Betsy Cook Weber
The London Blitz, Part 3 — A Christmas Spectacular
The Royal Choral Society at the Royal Albert Hall
The recipe: Take one large, volunteer chorus celebrating its 150th anniversary. Invite a good orchestra, a baritone soloist, and an engaging actress to accompany them. Insert a huge, 9,999-pipe organ. Add a helping of The Band of the Coldstream guards with their bearskin hats and herald trumpets. Decorate with copious numbers of Christmas lights, garlands, trees, and special lighting. Stir.
Place all of these elements inside the intimate confines of the 5,272-seat Royal Albert Hall, one of the world's most famous, breathtakingly Victorian concert houses. Add restaurants and bars within and without the venue ready to serve you before, during the interval of, and after the concert. Include restrooms that are easily accessible. (Hear that, Jones Hall?) What do you get? Christmas With the Royal Choral Society.
We arrived early, having made pre-show dinner reservations at one of the Royal Albert's restaurants, and presented our negative Covid tests to the usher. A negative test was required of every attendee. The halls were festooned with candid photos of famous performers and notables who have performed or spoken at the Royal Albert. We saw the Beatles, Joshua Bell, and Albert Einstein to name three of thousands. After a lovely meal, we walked down some stairs to our box. It sounds fancy, and it is, but it is not expensive. The cost was less than half the price of a good ticket to any of Houston's big performing groups.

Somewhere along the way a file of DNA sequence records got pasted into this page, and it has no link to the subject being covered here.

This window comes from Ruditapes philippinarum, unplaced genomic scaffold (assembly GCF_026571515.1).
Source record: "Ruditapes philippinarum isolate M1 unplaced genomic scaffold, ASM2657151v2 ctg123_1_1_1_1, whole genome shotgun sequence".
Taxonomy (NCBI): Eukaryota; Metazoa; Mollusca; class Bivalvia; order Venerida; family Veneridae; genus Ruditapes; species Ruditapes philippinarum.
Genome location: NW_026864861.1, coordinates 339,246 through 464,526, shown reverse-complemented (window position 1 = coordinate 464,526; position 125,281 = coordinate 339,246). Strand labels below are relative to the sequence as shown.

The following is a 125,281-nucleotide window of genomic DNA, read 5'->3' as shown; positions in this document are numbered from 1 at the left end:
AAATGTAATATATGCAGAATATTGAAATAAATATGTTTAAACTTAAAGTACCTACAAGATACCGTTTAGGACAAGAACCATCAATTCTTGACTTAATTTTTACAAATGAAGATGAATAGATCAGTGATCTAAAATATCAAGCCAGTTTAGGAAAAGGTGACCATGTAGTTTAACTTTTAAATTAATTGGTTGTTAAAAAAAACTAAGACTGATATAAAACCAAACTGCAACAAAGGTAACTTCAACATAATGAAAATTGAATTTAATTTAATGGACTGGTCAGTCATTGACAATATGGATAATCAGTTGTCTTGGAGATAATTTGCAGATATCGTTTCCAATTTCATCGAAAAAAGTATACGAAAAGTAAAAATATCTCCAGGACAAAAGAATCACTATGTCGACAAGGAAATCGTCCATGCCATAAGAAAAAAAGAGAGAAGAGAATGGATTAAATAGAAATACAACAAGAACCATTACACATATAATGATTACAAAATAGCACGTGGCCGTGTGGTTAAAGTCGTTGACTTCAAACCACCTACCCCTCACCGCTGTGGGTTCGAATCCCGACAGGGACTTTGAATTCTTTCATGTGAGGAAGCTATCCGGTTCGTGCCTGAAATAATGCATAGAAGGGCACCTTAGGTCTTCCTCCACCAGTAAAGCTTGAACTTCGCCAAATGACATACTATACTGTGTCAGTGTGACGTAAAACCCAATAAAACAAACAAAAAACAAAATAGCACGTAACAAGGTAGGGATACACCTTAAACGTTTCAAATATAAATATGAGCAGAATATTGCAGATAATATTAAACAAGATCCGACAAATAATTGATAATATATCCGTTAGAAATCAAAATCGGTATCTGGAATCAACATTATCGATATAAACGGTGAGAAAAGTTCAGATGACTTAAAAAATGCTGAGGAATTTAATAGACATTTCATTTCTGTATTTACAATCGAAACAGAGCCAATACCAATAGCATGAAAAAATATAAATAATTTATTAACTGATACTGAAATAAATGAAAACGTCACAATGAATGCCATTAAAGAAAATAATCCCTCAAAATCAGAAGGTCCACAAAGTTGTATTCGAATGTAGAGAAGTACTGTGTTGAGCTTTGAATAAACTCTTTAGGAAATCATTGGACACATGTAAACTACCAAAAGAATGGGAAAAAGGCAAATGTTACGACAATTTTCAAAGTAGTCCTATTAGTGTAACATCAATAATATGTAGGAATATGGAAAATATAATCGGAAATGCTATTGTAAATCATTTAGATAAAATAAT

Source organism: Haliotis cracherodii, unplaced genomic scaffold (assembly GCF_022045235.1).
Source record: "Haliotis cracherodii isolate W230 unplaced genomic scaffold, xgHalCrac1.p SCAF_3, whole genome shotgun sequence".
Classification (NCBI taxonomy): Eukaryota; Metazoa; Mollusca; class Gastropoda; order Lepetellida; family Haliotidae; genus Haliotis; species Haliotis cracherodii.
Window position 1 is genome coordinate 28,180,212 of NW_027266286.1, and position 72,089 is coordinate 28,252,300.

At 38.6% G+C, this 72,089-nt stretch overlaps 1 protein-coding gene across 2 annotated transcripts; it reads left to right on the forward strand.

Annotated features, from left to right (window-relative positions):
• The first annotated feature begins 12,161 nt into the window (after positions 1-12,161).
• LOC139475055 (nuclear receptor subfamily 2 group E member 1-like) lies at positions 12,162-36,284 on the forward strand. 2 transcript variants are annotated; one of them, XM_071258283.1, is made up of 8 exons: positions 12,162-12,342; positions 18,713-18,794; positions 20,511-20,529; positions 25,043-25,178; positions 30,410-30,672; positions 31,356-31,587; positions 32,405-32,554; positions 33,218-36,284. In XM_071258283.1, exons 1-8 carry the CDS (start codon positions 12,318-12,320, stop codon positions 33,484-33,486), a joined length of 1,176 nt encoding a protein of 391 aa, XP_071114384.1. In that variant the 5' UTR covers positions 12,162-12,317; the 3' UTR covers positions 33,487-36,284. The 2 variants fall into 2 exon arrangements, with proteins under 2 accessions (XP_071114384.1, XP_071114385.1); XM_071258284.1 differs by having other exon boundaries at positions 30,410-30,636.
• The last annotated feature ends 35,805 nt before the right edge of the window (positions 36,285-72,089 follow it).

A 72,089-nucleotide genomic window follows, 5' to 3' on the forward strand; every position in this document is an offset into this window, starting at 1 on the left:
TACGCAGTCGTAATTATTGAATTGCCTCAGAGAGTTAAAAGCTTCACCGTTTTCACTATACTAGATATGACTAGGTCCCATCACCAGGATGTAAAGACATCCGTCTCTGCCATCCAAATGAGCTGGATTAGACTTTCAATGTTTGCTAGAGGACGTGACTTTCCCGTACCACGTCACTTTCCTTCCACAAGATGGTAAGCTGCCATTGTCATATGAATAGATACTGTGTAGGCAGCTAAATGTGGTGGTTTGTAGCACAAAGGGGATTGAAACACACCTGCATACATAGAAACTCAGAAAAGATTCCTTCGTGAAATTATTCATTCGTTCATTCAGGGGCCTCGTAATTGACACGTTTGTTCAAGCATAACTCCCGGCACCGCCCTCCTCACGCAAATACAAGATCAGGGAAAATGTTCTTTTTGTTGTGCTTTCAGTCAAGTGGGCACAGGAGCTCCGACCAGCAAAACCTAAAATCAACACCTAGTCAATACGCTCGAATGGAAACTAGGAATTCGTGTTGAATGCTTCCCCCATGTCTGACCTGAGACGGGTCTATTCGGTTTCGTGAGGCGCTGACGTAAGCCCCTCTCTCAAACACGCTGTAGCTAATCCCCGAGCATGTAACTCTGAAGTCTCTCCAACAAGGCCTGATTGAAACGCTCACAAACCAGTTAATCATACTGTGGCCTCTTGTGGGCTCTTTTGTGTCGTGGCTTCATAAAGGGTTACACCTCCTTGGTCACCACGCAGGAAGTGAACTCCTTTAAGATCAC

The Royal Choral Society, Royal Philharmonic Orchestra, herald trumpets, and conductor, Richard Cooke, filed onstage, and with a flourish, everyone stood and sang "God Save the Queen." I was tempted to sing "My Country Tis of Thee" just to be ornery, but, honestly, I was feeling pretty British at that point, so I faked my way through the "real" lyrics.
Conductor, Richard Cooke began with a tirade, delivered in his elegant British accent, against The Telegraph. That morning, they had published a piece describing the RCS as "now defunct." (I think Mr. Cooke was justified in taking umbrage. The Choral Society is singing 16 concerts during the weeks before Christmas. Hardly defunct.) He then moved into some pretty funny patter, and we all put "defunct" out of our minds. The concert was beautifully conceived, consisting almost entirely of Christmas carol arrangements, one after another.
First half of the concert — beautiful carol after beautiful carol
The singing was not always refined, but it was always delivered with energy and joy. The orchestra played two Nutcracker movements, and actress Baroness Flotilla Benjamin delivered two Christmas poems. The highlight for me was the herald trumpets. Every time they filed up into the loft and and slowly and ceremoniously lifted their instruments, I got goosebumps. Rick Weber's favorite moments, however, were the sing-alongs, and he and the crowd sang with touching gusto. We choral folks forget that most of the world's population don't get to sing the way we do!
The Coldstream Guards herald trumpets
This Christmas recipe should be served every year until the end of time. Thank you, Royal Choral Society, for an absolutely splendid evening, and best wishes for another, un-defunct, 150 years of music-making!